The three year Programme envisages the following themes:
21st Century Coercive Statecraft:
A Research Agenda
Coercive Statecraft in Peacetime:
Military, Non-Military, and Covert Means
Coercion in Wartime:
Waging War as a Tool of Statecraft
Thursday 19 October
14:00 - 14:15
14:15 - 14:30
Presentation Programme: Rationale, Central Questions, Principal Objectives
14:30 - 14:45
Tour de Table: Introductory round
14:45 - 17:30
Roundtable 1: Defining Coercive Statecraft
Chair: Tim Sweijs | The Hague Centre for Strategic Studies / War Studies Research Centre
Introductory remarks by:
Peter Viggo Jakobsen | University of Southern Denmark
Dima Adamsky | Reichman University
Kelly Greenhill | Tufts University
Beatrice Heuser | University of Glasgow
- Conceptual boundaries: what are coercive statecraft, coercive diplomacy and coercion?
- What are the differences and similarities between peacetime and wartime coercive statecraft?
- What are the differences and similarities between overt and covert coercive statecraft?
- How useful is Alexander George’s conceptual framework to evaluate coercive statecraft in the 21st century? How can it be improved?
Friday 20 October
09:00 - 09:30
09:30 - 12:15
Roundtable 2: The Effects of Coercive Statecraft
Chair: Hugo Meijer | Sciences Po
Introductory remarks by:
Melanie Sisson | Brookings Institution
Elena McLean | University of Buffalo
Austin Carson | University of Chicago
Kristin Ven Bruusgaard | Norwegian Intelligence School
- How can the effects of coercive statecraft be meaningfully measured? What are key methodological challenges and how can they be overcome?
- Under which conditions is the target likely to be coerced (e.g.. contextual variables, target characteristics)?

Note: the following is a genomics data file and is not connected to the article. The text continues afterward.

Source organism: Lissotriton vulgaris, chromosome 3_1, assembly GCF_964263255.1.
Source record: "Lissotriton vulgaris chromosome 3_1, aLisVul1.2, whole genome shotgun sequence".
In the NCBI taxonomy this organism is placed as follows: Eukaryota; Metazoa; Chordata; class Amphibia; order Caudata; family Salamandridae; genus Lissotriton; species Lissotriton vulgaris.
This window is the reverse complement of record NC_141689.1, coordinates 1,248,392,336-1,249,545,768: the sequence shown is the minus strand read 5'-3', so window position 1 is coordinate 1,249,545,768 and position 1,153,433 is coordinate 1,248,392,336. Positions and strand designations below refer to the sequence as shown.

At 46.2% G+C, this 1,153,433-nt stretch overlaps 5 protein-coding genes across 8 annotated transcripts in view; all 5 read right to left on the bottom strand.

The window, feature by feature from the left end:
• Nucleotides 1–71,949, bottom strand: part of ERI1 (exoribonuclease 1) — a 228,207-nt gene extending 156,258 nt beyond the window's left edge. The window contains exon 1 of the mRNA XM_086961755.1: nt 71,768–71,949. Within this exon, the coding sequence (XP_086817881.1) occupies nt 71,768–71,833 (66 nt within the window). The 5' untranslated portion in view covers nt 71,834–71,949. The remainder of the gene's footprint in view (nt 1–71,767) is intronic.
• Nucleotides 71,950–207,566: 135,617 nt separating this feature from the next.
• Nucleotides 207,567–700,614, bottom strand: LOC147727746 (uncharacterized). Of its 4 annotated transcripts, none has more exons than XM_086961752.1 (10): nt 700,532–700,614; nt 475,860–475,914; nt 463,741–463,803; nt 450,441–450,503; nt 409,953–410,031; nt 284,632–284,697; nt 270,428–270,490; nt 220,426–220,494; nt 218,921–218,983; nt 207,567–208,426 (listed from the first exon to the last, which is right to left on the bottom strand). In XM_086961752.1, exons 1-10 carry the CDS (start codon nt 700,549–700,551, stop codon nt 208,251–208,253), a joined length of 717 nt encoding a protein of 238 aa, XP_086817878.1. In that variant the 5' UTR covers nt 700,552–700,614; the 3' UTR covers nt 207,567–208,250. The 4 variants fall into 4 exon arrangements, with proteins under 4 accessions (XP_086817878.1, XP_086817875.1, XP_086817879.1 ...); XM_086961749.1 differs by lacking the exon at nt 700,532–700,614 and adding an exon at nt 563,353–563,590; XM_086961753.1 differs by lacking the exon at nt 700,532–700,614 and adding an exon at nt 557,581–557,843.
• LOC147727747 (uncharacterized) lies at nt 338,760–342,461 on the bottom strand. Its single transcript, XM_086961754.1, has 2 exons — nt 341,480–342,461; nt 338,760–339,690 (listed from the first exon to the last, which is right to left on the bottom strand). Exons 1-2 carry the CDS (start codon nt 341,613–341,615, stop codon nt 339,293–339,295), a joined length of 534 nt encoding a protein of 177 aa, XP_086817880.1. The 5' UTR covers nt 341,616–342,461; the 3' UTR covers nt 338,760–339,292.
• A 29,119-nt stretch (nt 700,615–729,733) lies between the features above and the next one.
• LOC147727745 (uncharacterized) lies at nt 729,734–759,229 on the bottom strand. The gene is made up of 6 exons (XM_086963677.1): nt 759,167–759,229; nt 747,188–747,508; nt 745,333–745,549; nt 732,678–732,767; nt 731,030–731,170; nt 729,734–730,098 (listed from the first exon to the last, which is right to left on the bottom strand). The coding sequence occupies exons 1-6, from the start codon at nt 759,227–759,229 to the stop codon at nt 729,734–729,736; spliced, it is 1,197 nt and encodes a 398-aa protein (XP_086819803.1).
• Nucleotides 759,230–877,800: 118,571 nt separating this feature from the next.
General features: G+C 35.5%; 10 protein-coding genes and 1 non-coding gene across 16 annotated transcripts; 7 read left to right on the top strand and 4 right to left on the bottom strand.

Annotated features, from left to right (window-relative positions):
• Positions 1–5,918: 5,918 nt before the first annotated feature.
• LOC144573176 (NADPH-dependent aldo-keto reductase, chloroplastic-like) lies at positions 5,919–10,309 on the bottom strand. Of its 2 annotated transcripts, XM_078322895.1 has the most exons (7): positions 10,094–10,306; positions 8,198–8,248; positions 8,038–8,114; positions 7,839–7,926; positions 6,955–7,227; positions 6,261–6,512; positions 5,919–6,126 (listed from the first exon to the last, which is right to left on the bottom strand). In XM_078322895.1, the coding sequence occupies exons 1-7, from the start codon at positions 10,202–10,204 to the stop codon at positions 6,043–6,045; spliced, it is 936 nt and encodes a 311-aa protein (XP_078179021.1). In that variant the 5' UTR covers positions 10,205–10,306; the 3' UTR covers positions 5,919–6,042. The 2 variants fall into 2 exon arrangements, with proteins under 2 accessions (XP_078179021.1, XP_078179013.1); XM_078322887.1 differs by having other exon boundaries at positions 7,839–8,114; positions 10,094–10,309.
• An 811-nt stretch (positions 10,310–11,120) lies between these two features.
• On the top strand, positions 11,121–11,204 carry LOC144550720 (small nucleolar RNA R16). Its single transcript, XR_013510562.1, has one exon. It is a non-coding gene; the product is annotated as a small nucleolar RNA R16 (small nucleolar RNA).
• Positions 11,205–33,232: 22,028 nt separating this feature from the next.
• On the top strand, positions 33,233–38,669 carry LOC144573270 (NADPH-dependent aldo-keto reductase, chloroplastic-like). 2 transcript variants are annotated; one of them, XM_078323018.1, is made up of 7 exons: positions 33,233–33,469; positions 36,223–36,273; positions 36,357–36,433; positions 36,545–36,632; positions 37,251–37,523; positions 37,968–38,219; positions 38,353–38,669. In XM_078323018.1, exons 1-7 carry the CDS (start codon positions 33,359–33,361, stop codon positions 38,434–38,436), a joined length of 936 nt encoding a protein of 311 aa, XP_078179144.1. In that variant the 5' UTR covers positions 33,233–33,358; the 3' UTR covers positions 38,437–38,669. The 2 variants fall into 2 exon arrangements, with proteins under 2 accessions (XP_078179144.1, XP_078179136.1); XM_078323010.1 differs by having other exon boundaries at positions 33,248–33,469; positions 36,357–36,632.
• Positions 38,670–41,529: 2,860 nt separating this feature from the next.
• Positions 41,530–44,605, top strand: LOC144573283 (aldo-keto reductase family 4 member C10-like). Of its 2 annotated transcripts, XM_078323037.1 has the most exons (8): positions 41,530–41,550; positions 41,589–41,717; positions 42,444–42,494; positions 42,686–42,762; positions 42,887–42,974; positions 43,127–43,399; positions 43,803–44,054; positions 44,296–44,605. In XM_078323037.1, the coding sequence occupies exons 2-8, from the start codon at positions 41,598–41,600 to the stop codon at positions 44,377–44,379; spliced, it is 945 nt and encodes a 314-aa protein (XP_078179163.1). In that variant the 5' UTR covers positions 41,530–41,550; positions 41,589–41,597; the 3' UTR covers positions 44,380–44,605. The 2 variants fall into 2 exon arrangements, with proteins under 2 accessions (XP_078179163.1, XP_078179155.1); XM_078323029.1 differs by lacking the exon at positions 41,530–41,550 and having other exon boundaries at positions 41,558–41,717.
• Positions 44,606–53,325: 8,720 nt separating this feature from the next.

- How does the effectiveness of coercive statecraft vary across different instruments of coercion?
- How do timing/sequencing and combinatorial packages affect/influence the effectiveness of coercion?
12:15 - 13:15
13:15 - 16:00
Roundtable 3: When and why do leaders resort to coercive statecraft?
Chair: Eliza Gheorghe | Bilkent University
Introductory remarks by:
Roseanne McManus | Penn State University
Dan Altman | Georgia State University
Adam Stulberg | Georgia Institute of Technology
Andrew Mumford | University of Nottingham
- Under what conditions do leaders rely on the threat of force rather than the actual use of force to attain their political objectives?
- Are there specific factors (e.g., nature of the objectives) that affect the choice for particular coercive strategies?
- Are there particular configurations of the international system (e.g., polarity, hierarchy) that affect the choice for particular coercive strategies?
- Are there specific state-level attributes (e.g. regime type) that affect the choice for particular coercive strategies?
- Are there specific individual-level characteristics that affect the choice for particular coercive strategies?
- If credibility of coercive threats is a key factor in getting the target to comply, how do leaders assess credibility, and what strategies do they use to increase credibility?
16:00 - 16:30
16:30 - 17:00
Synthesis and Wrap
17:00 - 18:00